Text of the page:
IN AN AIRPORT || Pondering Purgatory, Connections, and Fictional Places

Layover at O'HareIt’s Wednesday, midday, and I’m sitting in O’Hare Airport waiting for the next leg in my journey to Albany, New York, home of the Bouchercon 2013 World Mystery Convention, where I will no doubt become more sleep-deprived than I already am.

Airports…What better place to ponder place? Airports are the purgatory of places. Neither here nor there, everyone having departed but not yet arrived. They’re kind of surreal, the way airports differ but feel the same. That sense of transience, of passing through on the way to someplace better.

They’re also disconnected type places even as people run for their connections, hoping or assuming that whatever’s on the other end of their journeys will connect them to their lives in one way or another, whether they’re starting fresh, returning home, or vacationing.

I probably won’t have a wise point with this blog post. I might not even be coherent because I’m bloody exhausted. I woke up at 3:00 a.m.

What comes to mind is my friend B, a midlife-crisis writer who has since found herself and opened an antique shop. At one point, she asked me why I wasn’t married. I’m pretty. I’m smart. I’m this. I’m that. She was perplexed because, obviously, my singleness was not in the natural order of things.

The first thing out of my mouth was: “I guess because I have trouble connecting.”

You see where I’m going with this? (If you do, you’re ahead of me.)

I’ve lived most of my adult life with one foot out the door. Ever the wanderer, even at my most stable. It’s a state of mind, this sense of not being quite grounded. The funny thing is, in my novels I ground myself totally in place. The place being Ireland. It’s a place I can travel to that doesn’t feel like purgatory, that isn’t transient or surreal.

Truth is, I wrote KILMOON as a standalone. Then a  funny thing happened. I didn’t want to wander away from Lisfenora village with its annual matchmaking festival. I longed to know what came next for my main characters, Merrit, the matchmaker’s long-lost daughter, and Danny, the detective sergeant. I longed to feel grounded in this place that doesn’t exist except in my mind. I don’t know how long my fictional sojourn in Ireland will last (I am, after all, a wanderer at heart), but I’m revising the second in the series and have an idea for the third.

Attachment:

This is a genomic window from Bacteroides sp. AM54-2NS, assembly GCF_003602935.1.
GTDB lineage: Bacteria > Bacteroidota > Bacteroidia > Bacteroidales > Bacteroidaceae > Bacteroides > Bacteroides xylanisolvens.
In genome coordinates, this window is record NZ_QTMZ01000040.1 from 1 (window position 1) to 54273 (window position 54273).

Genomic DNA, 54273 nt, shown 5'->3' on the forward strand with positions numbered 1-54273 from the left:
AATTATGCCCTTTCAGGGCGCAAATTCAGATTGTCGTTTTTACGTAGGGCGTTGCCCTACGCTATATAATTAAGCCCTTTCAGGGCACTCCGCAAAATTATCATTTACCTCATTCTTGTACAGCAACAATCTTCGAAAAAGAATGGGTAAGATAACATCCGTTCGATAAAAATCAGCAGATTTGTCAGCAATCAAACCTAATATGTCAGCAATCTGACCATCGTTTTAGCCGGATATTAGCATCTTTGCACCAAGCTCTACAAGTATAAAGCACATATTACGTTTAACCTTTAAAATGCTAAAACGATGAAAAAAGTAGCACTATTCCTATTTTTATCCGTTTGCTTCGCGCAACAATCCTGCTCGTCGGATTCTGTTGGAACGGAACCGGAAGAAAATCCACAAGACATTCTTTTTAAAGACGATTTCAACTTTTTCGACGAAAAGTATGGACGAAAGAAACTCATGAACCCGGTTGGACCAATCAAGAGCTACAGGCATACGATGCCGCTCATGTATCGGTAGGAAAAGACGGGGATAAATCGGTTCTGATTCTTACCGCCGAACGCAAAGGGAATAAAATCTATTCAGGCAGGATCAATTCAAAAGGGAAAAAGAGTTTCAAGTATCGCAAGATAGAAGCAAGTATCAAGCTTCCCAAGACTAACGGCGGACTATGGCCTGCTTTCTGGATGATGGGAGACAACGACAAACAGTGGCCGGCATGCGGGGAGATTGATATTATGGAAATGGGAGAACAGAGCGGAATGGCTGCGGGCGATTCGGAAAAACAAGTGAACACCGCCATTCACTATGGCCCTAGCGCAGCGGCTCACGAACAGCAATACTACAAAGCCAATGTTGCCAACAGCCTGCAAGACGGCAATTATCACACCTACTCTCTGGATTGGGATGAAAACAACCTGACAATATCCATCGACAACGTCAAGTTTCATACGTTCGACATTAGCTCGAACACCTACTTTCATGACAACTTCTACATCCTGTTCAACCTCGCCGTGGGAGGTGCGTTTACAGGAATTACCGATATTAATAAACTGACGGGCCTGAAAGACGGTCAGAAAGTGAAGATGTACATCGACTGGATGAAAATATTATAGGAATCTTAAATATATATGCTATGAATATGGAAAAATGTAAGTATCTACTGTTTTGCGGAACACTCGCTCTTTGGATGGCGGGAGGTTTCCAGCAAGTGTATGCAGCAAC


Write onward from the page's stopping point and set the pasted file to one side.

I’m connected when I write. And B would agree. In fact, when I confessed that I had trouble connecting, she said, “Ooh, that’s why you write.”

So, I leave you on that note, because now I’ve got to run for my connecting flight. If wandering is a state of mind, then so is connecting, and so is place.

Author: Lisa Alber

Lisa Alber is the author of KILMOON, A COUNTY CLARE MYSTERY (March 2014). Ever distractible, you may find her staring out windows, dog walking, fooling around online, or drinking red wine with her friends. Ireland, books, animals, photography, and blogging at Lisa Alber's Words at Play round out her distractions. Visit her at

9 Replies to “IN AN AIRPORT || Pondering Purgatory, Connections, and Fictional Places”

  1. Two comments:
    Speaking as somebody who was divorced some decades ago and who has been single (and quite happily so) for the majority of the years since, being single requires no explanation or justification. I don’t think it implies any kind of defect or weakness.

    “I longed to know what came next for my main characters…”

    That’s a great feeling, isn’t it? I’ve been writing about the same ever-expanding cast of characters for over 20 years now, and I can’t wait to see what happens next. I know this isn’t how most people do it, but, like being single, it seems to be right for me.

    1. Thank you, Anthony! You are so right about being single. I do get sick of getting asked about my marital status.

      It is lovely having a fictional place I can return to, that’s for sure. It almost a relief to go back there!

  2. This is one of my favorite posts of yours so far. And it makes me even more excited to read your book, because if you can inject just a short blog post with this much ambience and suspense, then I can only imagine how great Kilmoon must be!

    I love your description of airports as being neither here nor there, as purgatory. As I was reading it reminded me of where we all are in the publishing process. Not yet published, but not not-published. There’s a lot of waiting, and lot of anticipation for that arrival at our destination. Through all of it I’m trying to remember that even the airport is part of the journey, and one we’ll only get to enjoy it once (we only get one first, after all).

    1. You’re so sweet, Natalia. Thanks! And it’s so true that we’re in a publishing purgatory right now, aren’t we? In fact, I wish my thoughts had gotten that far because maybe that was where I was heading!

  3. “IN AN AIRPORT || Pondering Purgatory, Connections, and Fictional Places |
    The Debutante Ball” was in fact a wonderful article and also I really was quite pleased to
    read the blog post. Thanks for the post-Vicky

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